What is it?
The tax, which would be paid on both domestic flights in Sweden and international flights from the country, would add 80 kronor ($9) to the cost of internal and EU flights, while long-haul flights from Sweden would cost a maximum of 430 ($49) kronor more.
Pitched as a green tax that would encourage consumers to choose more environmentally friendly transport methods and spearheaded by the Green Party (the junior partner in Sweden's coalition government), it was first announced in March, and will be part of tax reforms in the forthcoming autumn budget.
The arguments in favour
The Swedish government has argued that it is unfair for the most environmentally damaging method of transport not to contribute in the form of a climate tax, noting that it is “the only method of transport that does not currently pay any kind of tax for its emissions” in the country.
Other European nations already have similar airline taxes, the government has pointed out. The UK for example has had Air Passenger Duty designed to offset the environmental cost of air travel since the 1990s, while Germany has had an Air Transport Tax on flights from German airports since 2011.
The arguments against
Sweden's coalition Alliance opposition has opposed the tax since it was first mooted in March, citing concerns that airlines could move routes elsewhere or even take head offices out of Sweden. At the April Riksdag debate over Sweden's spring budget, Centre Party economic spokesperson Emil Källström warned the government not to “test their patience” on tax reforms like the flight tax, while the Moderates have said that it will mean an increased cost for travellers without benefiting the environment.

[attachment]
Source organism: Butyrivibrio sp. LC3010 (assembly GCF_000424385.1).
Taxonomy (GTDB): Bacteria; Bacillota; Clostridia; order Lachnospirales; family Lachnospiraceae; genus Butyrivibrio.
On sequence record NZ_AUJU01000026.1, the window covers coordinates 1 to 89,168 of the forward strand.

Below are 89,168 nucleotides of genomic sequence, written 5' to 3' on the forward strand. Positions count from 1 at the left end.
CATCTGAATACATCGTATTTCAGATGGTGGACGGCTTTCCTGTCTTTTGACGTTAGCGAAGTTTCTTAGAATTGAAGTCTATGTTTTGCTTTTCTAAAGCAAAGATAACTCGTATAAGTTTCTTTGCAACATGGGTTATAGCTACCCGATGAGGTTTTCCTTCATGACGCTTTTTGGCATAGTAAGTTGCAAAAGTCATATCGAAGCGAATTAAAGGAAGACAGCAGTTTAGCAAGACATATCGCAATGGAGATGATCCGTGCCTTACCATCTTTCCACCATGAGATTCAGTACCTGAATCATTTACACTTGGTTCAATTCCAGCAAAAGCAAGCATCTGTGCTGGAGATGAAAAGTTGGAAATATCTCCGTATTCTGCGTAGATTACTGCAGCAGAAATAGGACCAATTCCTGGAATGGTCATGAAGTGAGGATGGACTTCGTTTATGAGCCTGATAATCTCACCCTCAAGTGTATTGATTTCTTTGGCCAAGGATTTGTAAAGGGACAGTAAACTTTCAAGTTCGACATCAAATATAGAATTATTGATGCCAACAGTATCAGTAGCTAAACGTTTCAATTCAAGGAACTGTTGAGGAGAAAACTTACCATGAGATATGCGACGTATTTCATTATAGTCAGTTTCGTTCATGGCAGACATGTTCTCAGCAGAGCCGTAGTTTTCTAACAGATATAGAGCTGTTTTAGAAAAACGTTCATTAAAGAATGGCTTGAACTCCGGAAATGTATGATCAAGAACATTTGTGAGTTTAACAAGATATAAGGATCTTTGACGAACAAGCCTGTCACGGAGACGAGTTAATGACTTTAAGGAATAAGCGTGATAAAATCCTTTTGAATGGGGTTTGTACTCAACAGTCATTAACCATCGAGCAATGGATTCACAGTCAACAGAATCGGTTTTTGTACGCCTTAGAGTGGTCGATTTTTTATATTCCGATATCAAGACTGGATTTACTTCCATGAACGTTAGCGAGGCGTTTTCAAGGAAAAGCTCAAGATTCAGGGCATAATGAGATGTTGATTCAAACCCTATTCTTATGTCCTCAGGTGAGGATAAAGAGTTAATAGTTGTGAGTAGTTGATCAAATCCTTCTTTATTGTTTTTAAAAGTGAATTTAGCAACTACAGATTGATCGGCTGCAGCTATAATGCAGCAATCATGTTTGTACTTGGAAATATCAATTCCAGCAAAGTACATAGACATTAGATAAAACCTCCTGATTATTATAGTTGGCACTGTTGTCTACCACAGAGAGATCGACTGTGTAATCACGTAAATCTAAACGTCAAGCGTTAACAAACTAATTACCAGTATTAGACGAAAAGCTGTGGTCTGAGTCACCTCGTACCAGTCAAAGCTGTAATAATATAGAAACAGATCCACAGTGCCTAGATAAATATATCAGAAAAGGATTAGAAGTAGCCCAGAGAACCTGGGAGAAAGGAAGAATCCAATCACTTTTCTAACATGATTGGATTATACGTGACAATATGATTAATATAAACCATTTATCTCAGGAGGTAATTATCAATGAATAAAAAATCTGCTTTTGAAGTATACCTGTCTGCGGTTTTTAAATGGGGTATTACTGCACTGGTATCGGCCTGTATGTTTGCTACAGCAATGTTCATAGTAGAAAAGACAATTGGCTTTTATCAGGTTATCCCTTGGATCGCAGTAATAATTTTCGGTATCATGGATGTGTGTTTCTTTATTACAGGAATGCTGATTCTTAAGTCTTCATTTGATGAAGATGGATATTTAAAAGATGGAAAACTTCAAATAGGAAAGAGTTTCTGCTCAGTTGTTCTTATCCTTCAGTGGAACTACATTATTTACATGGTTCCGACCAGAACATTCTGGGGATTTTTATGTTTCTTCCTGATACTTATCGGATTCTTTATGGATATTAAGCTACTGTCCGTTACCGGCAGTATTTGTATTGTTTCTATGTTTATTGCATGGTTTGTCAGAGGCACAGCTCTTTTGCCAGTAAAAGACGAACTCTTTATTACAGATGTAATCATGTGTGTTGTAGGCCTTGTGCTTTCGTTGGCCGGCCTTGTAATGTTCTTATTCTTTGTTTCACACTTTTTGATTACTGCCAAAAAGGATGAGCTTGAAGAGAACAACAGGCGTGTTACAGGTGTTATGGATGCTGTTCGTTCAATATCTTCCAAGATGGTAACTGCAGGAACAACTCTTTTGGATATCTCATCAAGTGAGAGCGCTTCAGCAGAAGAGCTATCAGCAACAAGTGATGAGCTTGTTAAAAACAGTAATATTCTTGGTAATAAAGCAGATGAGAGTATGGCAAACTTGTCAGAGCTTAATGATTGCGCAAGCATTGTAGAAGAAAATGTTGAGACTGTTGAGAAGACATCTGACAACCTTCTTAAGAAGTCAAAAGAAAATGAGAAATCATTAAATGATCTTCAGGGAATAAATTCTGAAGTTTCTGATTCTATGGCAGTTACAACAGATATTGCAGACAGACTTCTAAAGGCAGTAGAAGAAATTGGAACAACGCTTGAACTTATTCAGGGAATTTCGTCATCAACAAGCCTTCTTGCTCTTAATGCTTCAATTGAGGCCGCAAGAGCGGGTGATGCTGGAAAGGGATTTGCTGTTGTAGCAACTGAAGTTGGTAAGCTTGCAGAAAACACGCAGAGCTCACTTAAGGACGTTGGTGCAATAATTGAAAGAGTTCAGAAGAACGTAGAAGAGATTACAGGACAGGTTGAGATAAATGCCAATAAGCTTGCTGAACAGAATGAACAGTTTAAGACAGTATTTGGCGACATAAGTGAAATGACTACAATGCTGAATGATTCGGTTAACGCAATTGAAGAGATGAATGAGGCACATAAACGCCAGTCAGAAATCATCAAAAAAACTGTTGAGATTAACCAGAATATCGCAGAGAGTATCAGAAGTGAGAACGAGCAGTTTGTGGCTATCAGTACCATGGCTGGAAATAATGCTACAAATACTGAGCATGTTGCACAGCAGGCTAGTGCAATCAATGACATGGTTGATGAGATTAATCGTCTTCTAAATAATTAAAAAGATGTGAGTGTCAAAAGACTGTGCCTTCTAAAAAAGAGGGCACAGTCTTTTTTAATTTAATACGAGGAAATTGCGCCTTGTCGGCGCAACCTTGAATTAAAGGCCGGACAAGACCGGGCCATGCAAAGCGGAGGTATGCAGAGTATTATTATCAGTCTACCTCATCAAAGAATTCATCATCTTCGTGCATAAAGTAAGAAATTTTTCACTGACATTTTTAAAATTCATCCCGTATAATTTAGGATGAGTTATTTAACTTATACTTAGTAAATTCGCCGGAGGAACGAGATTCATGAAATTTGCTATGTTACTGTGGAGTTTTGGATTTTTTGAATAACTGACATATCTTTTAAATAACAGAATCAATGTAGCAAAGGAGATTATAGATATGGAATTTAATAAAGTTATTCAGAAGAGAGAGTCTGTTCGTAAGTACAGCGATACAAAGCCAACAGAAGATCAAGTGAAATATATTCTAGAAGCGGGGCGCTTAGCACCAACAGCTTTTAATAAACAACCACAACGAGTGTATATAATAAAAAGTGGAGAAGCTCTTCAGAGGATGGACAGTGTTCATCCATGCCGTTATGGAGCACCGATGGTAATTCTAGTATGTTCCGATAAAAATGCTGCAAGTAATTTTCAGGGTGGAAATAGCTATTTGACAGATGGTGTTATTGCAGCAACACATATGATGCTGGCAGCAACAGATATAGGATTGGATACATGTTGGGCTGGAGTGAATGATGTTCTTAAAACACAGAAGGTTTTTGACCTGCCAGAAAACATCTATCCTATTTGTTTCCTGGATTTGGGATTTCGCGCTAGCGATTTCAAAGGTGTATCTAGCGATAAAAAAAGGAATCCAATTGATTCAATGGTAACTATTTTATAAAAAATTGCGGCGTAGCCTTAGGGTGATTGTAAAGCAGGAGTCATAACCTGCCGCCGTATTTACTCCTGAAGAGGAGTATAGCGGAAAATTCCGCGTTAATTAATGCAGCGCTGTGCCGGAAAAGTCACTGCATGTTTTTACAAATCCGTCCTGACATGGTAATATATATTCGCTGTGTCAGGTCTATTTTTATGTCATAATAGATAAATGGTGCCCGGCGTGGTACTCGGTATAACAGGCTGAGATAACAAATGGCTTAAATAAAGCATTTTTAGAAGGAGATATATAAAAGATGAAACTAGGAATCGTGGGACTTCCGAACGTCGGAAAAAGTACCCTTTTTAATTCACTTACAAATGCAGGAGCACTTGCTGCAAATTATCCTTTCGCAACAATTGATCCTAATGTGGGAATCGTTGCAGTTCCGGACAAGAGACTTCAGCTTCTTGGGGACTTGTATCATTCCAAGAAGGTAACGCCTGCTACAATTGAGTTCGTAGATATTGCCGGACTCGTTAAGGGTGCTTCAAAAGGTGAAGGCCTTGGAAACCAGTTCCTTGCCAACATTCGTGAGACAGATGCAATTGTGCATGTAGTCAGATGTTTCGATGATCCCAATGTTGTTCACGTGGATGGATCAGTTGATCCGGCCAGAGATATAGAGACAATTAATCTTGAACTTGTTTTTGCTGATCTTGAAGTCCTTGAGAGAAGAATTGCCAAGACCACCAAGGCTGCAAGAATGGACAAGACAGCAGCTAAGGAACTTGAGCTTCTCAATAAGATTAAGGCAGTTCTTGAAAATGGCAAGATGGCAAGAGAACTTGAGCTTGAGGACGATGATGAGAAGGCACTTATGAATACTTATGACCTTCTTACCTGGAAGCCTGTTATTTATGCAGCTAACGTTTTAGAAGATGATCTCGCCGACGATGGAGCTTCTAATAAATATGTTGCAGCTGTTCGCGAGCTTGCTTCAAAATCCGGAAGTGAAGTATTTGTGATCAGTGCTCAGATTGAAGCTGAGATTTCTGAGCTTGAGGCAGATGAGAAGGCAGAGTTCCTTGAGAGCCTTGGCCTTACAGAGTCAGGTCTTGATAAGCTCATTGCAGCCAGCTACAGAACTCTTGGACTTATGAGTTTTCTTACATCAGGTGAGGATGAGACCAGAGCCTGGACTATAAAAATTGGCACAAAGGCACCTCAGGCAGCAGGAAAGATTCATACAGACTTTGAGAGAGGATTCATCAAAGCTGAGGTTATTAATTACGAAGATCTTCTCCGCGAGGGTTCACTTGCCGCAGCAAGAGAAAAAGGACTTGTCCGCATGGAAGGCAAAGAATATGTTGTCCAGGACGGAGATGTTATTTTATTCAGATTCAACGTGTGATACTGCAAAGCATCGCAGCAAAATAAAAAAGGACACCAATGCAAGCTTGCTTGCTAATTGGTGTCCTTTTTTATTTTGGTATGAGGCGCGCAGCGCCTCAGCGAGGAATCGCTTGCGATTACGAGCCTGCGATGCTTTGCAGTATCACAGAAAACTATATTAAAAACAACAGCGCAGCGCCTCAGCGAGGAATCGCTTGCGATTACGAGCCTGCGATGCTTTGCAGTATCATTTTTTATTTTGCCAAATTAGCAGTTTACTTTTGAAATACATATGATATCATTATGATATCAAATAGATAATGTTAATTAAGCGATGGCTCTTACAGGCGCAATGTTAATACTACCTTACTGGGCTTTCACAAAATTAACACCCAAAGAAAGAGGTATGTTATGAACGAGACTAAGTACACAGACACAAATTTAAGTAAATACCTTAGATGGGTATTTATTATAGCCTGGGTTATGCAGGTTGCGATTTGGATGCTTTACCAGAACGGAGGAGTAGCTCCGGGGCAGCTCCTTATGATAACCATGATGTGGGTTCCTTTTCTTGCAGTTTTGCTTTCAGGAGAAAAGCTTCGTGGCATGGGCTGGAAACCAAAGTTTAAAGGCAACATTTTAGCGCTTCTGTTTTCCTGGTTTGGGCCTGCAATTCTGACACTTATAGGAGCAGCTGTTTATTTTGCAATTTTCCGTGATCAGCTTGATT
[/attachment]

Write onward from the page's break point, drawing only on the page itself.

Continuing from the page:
Unsurprisingly, the move is not particularly popular among airlines. SAS, BRA and Norwegian teamed up in an opinion piece published in business paper Dagens Industri (DI) last March to argue that the environmental benefits would be “minimal” and that resources should be invested in developing cleaner fuel and more climate friendly technology instead.
Airlines like Norwegian and SAS are against the move. Photo: Gorm Kallestad/NTB scanpix
What happens next?
The tax is part of the forthcoming main autumn budget, and if approved would kick in from April 1st, 2018. A drastic way of stopping it from happening would be for the Alliance opposition to submit a rival budget, backed by the far-right Sweden Democrats, to overrule the minority Social Democrat-Green government's bill – at the cost of throwing Sweden into political chaos and sparking a snap election a year before the next Swedish general election (if that sounds familiar, here's why).
That doesn't seem likely however, as the last suggestion of submitting a rival budget to topple the government resulted in a falling out between the opposition coalition members, while the Moderates in particular need as much time as they can get to make up for poor polling this year. Sweden's deputy finance minister Per Bolund has expressed confidence that no such move to “throw Sweden into political and economic chaos” will occur.
One method the Christian Democrats (KD) and Liberals have suggested they could use to hold the flight tax and other tax reforms up is by submitting a parliamentary resolution (tillkännagivanden), which according to standard Riksdag practice obliges the government to consider the opinion of the parties that submit it. The resolutions are legally non-binding, however.